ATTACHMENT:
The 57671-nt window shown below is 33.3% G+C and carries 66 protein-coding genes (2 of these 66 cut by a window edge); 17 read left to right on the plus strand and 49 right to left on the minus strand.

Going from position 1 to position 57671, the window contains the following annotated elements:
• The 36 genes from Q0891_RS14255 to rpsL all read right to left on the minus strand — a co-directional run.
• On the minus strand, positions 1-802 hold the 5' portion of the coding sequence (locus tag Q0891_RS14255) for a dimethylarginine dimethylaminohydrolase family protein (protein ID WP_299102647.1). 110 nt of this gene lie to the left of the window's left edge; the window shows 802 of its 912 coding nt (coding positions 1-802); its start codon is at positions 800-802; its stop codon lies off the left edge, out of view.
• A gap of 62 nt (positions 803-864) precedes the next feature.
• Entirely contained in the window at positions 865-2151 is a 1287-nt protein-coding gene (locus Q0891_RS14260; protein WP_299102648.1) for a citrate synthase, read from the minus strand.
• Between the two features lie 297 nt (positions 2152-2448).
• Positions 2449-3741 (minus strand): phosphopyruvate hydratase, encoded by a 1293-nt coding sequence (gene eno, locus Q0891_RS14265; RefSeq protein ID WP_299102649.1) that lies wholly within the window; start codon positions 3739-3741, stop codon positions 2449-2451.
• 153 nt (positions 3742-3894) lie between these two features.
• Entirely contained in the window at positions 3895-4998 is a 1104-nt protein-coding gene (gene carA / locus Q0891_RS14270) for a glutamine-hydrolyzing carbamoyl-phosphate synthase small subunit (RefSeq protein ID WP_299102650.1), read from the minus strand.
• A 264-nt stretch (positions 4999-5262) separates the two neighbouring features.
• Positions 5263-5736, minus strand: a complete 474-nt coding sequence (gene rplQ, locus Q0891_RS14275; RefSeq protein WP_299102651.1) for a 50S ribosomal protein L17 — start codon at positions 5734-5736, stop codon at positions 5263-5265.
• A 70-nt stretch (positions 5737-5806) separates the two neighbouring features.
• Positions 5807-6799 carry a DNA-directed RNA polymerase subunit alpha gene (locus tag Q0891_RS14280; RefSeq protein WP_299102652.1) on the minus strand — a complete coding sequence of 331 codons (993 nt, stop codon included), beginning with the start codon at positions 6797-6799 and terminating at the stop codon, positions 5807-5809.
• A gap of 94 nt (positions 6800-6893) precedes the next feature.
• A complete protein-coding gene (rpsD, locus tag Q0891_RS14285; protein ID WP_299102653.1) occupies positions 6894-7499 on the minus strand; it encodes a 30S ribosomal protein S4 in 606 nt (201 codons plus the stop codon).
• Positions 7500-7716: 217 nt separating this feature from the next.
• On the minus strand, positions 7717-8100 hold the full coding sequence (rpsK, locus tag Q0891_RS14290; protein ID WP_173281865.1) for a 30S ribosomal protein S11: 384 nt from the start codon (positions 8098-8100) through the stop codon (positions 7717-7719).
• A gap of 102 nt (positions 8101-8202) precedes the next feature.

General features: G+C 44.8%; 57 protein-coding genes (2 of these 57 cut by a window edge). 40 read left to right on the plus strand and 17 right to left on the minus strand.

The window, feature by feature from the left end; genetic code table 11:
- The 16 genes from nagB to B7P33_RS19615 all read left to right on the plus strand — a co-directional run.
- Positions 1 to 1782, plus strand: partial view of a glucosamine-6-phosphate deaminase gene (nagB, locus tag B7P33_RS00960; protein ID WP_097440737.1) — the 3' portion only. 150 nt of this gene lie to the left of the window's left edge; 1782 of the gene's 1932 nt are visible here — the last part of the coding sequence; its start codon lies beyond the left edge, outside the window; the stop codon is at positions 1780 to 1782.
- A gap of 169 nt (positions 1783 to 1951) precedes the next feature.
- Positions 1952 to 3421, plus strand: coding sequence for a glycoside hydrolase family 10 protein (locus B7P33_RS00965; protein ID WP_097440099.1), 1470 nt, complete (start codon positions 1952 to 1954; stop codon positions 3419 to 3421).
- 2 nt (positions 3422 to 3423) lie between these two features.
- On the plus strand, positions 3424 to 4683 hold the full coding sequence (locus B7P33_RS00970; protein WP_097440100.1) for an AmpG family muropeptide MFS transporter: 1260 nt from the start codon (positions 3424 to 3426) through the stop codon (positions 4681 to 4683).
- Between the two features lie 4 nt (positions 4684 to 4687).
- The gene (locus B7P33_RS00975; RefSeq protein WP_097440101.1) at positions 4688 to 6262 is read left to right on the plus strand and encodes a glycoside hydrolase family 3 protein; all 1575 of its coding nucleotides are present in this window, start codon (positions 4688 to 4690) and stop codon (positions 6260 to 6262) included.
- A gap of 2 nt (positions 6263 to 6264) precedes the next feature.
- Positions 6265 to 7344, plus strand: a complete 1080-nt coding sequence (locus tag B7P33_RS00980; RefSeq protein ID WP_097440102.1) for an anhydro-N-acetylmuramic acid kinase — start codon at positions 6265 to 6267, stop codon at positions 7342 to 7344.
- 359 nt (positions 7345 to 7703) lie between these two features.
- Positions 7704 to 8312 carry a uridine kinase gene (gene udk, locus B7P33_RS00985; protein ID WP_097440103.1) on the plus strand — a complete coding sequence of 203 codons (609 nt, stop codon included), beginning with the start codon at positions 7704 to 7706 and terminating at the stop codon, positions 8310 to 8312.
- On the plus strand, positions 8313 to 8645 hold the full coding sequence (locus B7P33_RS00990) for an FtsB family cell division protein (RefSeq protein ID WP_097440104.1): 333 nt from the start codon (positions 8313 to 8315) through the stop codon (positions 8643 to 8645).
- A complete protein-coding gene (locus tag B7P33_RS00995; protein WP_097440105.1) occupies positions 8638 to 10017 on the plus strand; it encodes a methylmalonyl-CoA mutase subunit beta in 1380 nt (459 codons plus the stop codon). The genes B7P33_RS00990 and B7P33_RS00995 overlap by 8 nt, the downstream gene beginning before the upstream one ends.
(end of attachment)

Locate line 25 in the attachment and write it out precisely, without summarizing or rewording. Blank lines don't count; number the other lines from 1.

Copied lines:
- Positions 1952 to 3421, plus strand: coding sequence for a glycoside hydrolase family 10 protein (locus B7P33_RS00965; protein ID WP_097440099.1), 1470 nt, complete (start codon positions 1952 to 1954; stop codon positions 3419 to 3421).